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What Does a Room Need To Be Labeled a Bedroom?

Q: We're planning to sell our house, and aren't sure whether to list it as a three- or four-bedroom house. My wife says it's three, because one "bedroom" doesn't have a window. Must a room have a window to be considered a bedroom? What other things are required for bedrooms?

A: At first glance your question seems fairly straight forward, but when we started calling around, we learned the answer is not as clear-cut as you might have hoped.

In a legal sense, your wife is probably correct.

According to the city of Medford, a bedroom must be at least 70 square feet in size, have an operable window or outside door, and be heated to at least 65 degrees measured four feet off the floor. The window opening has to be at least 5.7 square feet so a firefighter and her apparatus can fit through, and the window can't be more than 44 inches off the ground, according to Medford Permit Technician Kimberly London.

If you're building a new home or adding an addition, you'll have to follow these rules.

There are lots of older homes out there that have bedrooms with windows smaller than the code requirement, and they can most certainly be counted as bedrooms when you're listing your home.

It turns out the definition of a bedroom has as much to do with local custom as it does with the law.

Cliff Llewellyn, an Ashland appraiser, says a bedroom, in addition to windows and heat, must have a closet and finished floors to be considered a bedroom.

The city code is silent about the need for closets or floor coverings, but most appraisers require it.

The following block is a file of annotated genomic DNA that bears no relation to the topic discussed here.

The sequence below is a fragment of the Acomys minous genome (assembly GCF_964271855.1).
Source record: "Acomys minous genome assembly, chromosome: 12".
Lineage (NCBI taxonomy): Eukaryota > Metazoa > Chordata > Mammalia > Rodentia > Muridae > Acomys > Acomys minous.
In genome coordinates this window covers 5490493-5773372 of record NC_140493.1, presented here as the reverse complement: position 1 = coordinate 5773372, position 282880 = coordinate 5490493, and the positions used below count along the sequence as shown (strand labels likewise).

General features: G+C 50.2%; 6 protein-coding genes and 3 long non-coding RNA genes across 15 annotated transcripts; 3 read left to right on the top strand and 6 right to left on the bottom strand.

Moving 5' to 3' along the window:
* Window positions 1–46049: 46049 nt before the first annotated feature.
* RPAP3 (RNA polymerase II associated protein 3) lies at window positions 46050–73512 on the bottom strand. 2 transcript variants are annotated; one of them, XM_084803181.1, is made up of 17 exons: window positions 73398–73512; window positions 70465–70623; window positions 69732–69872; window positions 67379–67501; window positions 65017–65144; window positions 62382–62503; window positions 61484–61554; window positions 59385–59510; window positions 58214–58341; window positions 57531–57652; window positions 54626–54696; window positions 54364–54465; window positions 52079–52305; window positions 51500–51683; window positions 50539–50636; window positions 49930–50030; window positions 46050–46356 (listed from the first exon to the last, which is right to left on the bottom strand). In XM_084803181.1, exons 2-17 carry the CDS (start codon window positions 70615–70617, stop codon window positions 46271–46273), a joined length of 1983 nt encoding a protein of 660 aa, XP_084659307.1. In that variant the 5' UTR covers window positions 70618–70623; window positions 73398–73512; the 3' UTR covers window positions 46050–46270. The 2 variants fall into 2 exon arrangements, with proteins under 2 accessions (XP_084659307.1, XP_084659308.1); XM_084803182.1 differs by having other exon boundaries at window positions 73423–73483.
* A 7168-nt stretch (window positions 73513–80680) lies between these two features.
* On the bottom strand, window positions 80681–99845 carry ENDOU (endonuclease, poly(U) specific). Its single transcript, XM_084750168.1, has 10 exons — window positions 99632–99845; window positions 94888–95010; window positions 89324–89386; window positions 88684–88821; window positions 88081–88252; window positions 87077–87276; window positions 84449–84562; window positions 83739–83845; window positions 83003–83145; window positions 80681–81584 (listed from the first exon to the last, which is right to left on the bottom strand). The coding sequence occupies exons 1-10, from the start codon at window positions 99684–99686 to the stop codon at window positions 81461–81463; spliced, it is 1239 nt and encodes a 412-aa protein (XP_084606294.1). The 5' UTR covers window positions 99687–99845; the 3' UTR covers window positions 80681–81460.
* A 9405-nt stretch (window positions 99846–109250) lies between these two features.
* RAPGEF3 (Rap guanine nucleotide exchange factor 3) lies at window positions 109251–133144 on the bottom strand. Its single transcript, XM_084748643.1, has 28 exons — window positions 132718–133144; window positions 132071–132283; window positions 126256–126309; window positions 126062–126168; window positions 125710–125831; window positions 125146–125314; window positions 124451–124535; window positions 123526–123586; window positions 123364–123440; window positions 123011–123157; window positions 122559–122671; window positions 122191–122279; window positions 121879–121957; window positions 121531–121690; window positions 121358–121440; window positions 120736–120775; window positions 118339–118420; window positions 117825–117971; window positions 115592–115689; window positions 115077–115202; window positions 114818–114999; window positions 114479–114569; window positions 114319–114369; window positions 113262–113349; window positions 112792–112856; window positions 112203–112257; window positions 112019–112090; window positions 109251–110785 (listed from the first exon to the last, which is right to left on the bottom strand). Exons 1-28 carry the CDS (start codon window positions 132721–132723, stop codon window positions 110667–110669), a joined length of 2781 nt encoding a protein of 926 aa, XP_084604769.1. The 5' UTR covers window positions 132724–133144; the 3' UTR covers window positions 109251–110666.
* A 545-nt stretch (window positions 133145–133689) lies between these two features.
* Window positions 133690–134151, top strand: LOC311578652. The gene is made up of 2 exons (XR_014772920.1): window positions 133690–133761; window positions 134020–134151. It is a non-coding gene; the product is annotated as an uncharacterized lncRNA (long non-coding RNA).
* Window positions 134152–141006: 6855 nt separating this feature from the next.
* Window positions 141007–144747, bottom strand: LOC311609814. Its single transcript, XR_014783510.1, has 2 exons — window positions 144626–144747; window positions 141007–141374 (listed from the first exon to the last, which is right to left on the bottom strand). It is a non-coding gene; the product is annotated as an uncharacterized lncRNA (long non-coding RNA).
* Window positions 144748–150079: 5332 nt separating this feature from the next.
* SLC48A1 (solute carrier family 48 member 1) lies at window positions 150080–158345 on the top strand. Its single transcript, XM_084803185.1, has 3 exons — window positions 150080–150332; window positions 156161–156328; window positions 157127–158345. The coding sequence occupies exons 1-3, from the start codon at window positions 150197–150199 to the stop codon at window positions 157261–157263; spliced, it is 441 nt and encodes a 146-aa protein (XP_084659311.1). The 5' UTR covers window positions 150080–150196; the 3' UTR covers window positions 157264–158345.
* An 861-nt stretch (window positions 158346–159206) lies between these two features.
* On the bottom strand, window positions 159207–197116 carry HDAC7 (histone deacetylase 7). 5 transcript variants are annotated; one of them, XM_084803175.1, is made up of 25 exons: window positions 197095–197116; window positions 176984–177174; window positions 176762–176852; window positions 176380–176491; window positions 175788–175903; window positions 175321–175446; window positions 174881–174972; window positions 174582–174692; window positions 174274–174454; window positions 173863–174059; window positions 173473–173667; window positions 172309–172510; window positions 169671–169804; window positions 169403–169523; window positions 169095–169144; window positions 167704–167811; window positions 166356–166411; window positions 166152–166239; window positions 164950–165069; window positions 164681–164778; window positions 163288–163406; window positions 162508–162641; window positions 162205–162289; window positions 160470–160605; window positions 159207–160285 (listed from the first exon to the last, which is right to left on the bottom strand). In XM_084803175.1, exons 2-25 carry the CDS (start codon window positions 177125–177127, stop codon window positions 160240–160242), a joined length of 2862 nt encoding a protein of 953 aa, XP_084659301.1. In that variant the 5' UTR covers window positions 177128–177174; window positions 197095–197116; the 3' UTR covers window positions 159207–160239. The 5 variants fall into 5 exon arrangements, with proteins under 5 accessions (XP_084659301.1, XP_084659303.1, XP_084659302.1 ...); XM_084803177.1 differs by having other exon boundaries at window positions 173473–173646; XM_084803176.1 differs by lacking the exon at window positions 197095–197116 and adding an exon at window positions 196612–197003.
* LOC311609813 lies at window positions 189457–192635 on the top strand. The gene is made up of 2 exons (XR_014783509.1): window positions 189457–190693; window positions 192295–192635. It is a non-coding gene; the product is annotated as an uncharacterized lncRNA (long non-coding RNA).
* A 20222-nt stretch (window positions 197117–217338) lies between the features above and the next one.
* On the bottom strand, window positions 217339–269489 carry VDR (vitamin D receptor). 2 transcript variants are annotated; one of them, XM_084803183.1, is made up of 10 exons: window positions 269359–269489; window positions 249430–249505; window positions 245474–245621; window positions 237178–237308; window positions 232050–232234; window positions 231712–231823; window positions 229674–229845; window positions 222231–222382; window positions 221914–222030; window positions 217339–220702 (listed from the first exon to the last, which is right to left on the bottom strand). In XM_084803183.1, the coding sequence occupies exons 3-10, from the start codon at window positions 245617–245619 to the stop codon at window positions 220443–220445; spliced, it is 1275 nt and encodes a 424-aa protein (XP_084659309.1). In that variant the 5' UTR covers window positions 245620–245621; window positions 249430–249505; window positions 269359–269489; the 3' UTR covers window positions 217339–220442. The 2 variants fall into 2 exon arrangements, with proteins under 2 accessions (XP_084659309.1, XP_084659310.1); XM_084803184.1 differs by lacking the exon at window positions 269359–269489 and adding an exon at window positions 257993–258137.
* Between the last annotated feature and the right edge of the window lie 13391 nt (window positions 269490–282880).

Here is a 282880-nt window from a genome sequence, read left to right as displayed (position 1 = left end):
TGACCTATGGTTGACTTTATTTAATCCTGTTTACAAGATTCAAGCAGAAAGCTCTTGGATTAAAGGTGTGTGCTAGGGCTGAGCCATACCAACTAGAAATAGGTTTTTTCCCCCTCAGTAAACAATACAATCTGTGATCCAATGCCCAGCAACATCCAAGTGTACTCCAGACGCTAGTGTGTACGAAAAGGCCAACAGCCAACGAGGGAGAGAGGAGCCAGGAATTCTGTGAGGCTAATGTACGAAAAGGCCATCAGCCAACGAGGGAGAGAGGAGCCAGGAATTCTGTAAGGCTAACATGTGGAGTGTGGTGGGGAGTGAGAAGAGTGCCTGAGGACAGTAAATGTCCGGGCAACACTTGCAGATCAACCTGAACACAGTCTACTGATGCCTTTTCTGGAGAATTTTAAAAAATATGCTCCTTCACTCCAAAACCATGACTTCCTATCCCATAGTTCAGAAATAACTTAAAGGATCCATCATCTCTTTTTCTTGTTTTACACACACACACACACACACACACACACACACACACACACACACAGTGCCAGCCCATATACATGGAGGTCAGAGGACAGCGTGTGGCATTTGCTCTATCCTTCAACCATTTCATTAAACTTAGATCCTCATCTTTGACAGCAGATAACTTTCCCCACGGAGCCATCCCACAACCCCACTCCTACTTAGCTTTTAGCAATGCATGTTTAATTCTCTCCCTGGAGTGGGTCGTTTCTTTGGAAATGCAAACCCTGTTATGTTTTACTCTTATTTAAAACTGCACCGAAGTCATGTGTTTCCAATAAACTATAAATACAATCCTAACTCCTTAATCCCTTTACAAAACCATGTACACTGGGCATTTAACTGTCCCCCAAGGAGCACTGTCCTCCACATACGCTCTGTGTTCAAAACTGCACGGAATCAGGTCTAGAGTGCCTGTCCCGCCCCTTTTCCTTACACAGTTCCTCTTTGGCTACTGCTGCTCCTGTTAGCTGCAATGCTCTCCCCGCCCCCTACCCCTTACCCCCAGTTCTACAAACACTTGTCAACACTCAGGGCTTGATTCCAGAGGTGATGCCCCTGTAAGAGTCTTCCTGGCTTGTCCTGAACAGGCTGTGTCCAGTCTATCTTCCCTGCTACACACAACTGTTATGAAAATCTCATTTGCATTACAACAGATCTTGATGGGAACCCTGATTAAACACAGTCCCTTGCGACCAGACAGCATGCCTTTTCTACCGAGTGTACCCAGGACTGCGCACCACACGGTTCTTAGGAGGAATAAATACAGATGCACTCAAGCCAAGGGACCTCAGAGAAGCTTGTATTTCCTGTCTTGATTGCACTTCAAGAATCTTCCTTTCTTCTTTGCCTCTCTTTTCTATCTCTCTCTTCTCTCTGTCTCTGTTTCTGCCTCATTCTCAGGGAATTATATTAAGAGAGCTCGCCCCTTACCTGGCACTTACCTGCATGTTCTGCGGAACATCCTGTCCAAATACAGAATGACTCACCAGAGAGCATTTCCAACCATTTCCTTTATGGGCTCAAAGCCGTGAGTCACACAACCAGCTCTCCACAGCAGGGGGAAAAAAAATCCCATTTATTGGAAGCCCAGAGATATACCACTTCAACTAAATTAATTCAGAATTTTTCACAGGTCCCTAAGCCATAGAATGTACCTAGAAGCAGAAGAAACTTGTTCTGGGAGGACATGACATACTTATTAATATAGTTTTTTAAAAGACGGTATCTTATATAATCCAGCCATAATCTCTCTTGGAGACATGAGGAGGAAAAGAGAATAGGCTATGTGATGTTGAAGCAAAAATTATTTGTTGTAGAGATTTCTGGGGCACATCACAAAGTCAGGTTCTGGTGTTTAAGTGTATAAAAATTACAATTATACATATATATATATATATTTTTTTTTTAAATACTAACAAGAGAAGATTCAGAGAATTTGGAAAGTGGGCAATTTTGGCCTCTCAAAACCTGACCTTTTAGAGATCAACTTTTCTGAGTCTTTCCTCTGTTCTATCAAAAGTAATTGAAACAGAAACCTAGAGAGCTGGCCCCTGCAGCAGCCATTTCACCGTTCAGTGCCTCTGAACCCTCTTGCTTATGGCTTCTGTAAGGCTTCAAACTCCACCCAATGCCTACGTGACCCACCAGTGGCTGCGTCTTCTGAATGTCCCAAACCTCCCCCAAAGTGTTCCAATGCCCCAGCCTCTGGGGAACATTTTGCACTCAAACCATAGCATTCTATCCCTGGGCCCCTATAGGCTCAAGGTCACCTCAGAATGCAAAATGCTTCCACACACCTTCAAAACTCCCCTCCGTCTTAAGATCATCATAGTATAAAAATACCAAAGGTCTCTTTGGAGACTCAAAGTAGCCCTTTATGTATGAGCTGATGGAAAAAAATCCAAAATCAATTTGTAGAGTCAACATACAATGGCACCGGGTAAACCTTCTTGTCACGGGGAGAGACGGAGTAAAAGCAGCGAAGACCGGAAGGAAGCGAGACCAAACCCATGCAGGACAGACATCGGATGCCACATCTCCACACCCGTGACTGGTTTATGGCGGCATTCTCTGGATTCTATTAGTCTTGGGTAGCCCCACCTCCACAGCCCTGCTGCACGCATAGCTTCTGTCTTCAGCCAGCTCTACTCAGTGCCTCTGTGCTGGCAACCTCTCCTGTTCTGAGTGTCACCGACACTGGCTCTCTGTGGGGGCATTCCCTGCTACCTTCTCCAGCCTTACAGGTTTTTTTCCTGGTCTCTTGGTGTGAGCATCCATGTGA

Mark J. Baird, a Medford appraiser, says the question can get murky when you start looking at it closely.

As a general rule, a bedroom must meet two requirements, Baird says. It must meet the legal definition, which includes an operable window, heat and square-footage. Next, it has to meet the normal expectations of what the public calls a bedroom.

In the Rogue Valley, a room without a closet might be a den or an office or a hobby area, but it's not a bedroom, Baird says.

A bedroom must also have privacy, he says. If you have to walk through a bedroom to get to another bedroom, the pass-through room is not a bedroom by local appraisal standards.

Other factors can also enter the equation. For instance, if a rural property has a septic system which is rated for a two-bedroom house, and the owner has added two bedrooms with lots of windows and closets, it's still just a two-bedroom house, because that's all the septic was designed for, Baird says.

The real question seems to stem from a belief that your home might be worth more if you list it as a four-bedroom, which may or may not be true, Baird says.

Value, like beauty, is in the eye of the beholder. To a couple without children, the difference between three and four bedrooms is probably meaningless. To a couple with two kids, an extra bedroom might be important.

"When you're talking about valuation in our area, there's not much difference between a three- and a four-bedroom, Baird says. "There's no rule of thumb on what a bedroom adds. It's a description that is used to compare properties, but you can't go just on that."